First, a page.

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CITES Timetable for Lions:
The study period on determining the status of lion populations was extended and SCI and SCI Foundation are not hearing anything to indicate that decision will be changed during the final two days of CoP16. Namibia and Kenya will make the “Periodic Review” report on lions to the next CITES Animals Committee meeting in 2014. CITES will probably continue to discuss the status of lions until its 2015 meeting before making any recommendation on whether to change the CITES listing of the species.
Will the Polar Bear Vote get Re-opened?
Rumors change by the moment, but the smart money says that the U.S. will not want to spoil its big wins in getting several shark species listed by bringing up polar bears again. If the proposal is reintroduced it is almost certain to be defeated.
Rhinos Go Our Way, but Vietnam takes a Parting Shot:
The very last item taken up today was the rhino document. SCI and SCI Foundation were successful in preventing any effort by Kenya to include a ban on rhino trophy exports from South Africa and in defeating an effort to require a universal registry for rhino horn trophies. The document, as it was approved, should help to end the rhino poaching without punishing hunters and without harming rhino conservation by eliminating the important revenues derived from legitimate rhino trophy hunting.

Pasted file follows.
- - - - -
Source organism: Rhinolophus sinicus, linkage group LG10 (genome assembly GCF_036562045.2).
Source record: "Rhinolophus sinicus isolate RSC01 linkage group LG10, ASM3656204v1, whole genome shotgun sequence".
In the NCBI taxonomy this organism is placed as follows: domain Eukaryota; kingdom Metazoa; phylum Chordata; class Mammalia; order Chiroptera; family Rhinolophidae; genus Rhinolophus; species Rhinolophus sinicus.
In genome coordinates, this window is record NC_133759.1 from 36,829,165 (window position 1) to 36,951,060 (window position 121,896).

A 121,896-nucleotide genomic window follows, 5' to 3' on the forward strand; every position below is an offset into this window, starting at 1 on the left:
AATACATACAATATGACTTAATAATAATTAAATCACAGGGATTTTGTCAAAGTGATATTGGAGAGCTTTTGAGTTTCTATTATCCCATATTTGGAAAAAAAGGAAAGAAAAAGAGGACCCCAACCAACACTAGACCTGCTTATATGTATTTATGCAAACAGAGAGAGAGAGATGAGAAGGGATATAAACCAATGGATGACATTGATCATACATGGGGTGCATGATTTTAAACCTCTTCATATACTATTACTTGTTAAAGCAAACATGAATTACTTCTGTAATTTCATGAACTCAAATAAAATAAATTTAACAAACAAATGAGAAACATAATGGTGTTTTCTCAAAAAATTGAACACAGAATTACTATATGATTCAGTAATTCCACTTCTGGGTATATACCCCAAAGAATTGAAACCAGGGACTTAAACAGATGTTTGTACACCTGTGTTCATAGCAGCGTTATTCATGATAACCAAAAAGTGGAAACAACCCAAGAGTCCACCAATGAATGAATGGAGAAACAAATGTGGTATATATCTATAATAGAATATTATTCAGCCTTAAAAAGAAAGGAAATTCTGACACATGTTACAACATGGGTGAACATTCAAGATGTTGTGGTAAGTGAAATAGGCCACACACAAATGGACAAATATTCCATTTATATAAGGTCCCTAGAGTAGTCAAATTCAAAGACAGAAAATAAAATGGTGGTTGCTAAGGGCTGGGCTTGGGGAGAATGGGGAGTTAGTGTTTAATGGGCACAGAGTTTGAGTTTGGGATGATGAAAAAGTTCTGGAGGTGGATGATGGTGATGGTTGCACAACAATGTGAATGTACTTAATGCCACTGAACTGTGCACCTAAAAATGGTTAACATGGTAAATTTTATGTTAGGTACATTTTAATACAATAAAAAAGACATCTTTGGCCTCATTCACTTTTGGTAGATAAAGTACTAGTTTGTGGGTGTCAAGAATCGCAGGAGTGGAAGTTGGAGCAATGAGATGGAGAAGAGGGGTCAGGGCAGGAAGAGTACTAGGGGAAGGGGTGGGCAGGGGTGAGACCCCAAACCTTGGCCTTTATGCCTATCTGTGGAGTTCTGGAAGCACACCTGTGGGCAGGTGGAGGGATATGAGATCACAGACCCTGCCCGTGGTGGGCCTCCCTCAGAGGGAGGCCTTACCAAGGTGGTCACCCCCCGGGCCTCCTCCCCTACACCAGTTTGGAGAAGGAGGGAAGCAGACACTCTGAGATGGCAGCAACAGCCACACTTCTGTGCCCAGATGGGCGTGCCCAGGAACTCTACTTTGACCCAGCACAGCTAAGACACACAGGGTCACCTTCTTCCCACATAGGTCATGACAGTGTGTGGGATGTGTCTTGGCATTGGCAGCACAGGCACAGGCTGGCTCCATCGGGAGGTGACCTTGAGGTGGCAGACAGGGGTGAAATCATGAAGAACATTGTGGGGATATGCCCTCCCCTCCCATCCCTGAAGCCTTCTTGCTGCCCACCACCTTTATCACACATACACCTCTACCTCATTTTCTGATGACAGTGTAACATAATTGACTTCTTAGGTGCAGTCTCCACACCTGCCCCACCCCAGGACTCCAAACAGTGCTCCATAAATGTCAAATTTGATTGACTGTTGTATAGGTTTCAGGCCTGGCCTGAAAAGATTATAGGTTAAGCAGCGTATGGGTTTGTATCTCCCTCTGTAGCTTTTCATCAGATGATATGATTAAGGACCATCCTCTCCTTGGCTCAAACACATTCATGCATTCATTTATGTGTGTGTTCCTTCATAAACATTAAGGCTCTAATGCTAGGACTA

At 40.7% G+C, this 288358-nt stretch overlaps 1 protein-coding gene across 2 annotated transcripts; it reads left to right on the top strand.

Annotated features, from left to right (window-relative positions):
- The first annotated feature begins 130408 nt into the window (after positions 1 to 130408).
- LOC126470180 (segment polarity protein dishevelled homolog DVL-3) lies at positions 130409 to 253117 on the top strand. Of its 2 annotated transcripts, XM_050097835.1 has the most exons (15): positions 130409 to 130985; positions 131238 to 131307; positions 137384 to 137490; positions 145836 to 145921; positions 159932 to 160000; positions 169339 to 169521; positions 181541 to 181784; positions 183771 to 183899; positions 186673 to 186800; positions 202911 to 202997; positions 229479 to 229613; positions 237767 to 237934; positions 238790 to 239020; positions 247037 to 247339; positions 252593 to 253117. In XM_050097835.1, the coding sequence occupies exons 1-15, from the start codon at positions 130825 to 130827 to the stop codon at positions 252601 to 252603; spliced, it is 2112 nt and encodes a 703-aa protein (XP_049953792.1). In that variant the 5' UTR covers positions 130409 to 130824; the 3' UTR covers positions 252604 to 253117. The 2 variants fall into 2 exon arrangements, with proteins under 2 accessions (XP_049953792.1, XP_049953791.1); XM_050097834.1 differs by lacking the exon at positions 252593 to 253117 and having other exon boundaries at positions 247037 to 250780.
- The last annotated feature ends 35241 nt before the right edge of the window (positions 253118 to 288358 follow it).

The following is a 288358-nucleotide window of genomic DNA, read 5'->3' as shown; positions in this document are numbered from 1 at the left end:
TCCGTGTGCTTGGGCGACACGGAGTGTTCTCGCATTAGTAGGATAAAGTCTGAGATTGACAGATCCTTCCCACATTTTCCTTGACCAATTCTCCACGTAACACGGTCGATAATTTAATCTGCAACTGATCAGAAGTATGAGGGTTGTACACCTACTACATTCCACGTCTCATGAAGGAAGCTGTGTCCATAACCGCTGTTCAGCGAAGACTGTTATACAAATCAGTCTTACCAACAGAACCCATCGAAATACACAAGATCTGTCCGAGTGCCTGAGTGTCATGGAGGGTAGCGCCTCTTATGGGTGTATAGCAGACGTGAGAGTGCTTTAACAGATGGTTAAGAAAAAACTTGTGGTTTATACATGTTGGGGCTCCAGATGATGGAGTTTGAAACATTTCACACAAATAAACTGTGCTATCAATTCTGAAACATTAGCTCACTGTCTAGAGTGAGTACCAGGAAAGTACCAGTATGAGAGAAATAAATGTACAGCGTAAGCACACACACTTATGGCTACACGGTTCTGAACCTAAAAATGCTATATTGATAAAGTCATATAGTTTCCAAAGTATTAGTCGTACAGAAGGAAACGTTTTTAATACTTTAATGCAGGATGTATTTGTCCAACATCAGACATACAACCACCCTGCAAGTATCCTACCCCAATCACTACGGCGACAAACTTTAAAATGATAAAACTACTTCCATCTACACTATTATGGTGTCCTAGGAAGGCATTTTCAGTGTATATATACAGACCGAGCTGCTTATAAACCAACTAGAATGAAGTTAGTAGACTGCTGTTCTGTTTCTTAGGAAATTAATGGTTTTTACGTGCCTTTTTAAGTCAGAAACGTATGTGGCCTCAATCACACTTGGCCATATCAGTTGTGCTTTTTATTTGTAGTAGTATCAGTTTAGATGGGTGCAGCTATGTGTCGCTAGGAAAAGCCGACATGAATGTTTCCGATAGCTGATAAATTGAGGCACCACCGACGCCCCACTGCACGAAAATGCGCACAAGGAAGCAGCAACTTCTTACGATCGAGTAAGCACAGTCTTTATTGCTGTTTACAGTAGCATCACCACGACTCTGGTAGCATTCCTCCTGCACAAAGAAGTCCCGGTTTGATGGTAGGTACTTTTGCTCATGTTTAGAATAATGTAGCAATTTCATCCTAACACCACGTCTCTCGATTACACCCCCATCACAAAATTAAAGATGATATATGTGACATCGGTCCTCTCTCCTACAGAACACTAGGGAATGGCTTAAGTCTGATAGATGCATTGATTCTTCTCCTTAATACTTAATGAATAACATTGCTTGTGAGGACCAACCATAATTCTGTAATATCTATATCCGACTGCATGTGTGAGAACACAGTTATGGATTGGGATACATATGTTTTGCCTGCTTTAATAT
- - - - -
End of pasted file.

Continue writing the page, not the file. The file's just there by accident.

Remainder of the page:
At the last moment of the session, Vietnam, which was taking heavy blame for being a key center for illegal marketing of poached rhino horn, asked the Parties to revisit the definition of a hunting trophy. They said that some of the Vietnamese who have rhino horn hunting trophies have cut them up to make them into ashtrays and lamp bases. Vietnam’s request was referred to the Standing Committee next year and, at the suggestion of the U.S., was limited to rhino horn trophies, not all hunting trophies. (The U.S. was referring to discussions at an earlier CoP where SCI and SCI Foundation were successful in solving trophy importation problems by getting recognition that items made from trophy animals were also considered to be trophies.)
Elephant Hunting Trophy Exports Protected:
The animal rights crowd failed in their effort to get a Party to propose a restriction on elephant trophy export quotas. They wanted to punish any elephant hunting range state (and hunters) if the range state was late in informing the CITES Secretariat about its annual quota. They would have cut the quota to zero for the entire year. SCI and SCI Foundation spoke to several delegations to head this off. The elephant documents were all approved today without any year-long zero quota language.